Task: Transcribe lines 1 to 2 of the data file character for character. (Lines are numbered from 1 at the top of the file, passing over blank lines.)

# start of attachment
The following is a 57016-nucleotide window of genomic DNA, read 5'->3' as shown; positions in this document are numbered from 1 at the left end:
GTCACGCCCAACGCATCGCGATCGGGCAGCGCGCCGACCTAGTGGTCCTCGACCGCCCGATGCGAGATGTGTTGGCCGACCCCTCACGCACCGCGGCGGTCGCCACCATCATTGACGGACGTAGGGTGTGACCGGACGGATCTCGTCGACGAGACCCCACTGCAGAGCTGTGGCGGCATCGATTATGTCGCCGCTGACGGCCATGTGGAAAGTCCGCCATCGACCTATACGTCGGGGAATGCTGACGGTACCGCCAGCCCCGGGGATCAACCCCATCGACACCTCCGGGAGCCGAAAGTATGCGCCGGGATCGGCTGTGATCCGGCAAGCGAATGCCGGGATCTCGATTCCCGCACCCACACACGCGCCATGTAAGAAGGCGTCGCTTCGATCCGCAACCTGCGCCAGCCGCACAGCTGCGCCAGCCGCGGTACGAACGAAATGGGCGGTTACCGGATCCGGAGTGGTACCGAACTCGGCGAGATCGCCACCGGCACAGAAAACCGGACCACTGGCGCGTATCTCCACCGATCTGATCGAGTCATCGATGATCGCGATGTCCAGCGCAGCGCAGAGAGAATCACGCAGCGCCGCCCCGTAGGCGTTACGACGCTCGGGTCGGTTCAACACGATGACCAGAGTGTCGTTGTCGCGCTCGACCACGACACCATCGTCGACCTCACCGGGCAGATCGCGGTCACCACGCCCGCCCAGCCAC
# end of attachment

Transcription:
The following is a 57016-nucleotide window of genomic DNA, read 5'->3' as shown; positions in this document are numbered from 1 at the left end:
GTCACGCCCAACGCATCGCGATCGGGCAGCGCGCCGACCTAGTGGTCCTCGACCGCCCGATGCGAGATGTGTTGGCCGACCCCTCACGCACCGCGGCGGTCGCCACCATCATTGACGGACGTAGGGTGTGACCGGACGGATCTCGTCGACGAGACCCCACTGCAGAGCTGTGGCGGCATCGATTATGTCGCCGCTGACGGCCATGTGGAAAGTCCGCCATCGACCTATACGTCGGGGAATGCTGACGGTACCGCCAGCCCCGGGGATCAACCCCATCGACACCTCCGGGAGCCGAAAGTATGCGCCGGGATCGGCTGTGATCCGGCAAGCGAATGCCGGGATCTCGATTCCCGCACCCACACACGCGCCATGTAAGAAGGCGTCGCTTCGATCCGCAACCTGCGCCAGCCGCACAGCTGCGCCAGCCGCGGTACGAACGAAATGGGCGGTTACCGGATCCGGAGTGGTACCGAACTCGGCGAGATCGCCACCGGCACAGAAAACCGGACCACTGGCGCGTATCTCCACCGATCTGATCGAGTCATCGATGATCGCGATGTCCAGCGCAGCGCAGAGAGAATCACGCAGCGCCGCCCCGTAGGCGTTACGACGCTCGGGTCGGTTCAACACGATGACCAGAGTGTCGTTGTCGCGCTCGACCACGACACCATCGTCGACCTCACCGGGCAGATCGCGGTCACCACGCCCGCCCAGCCAC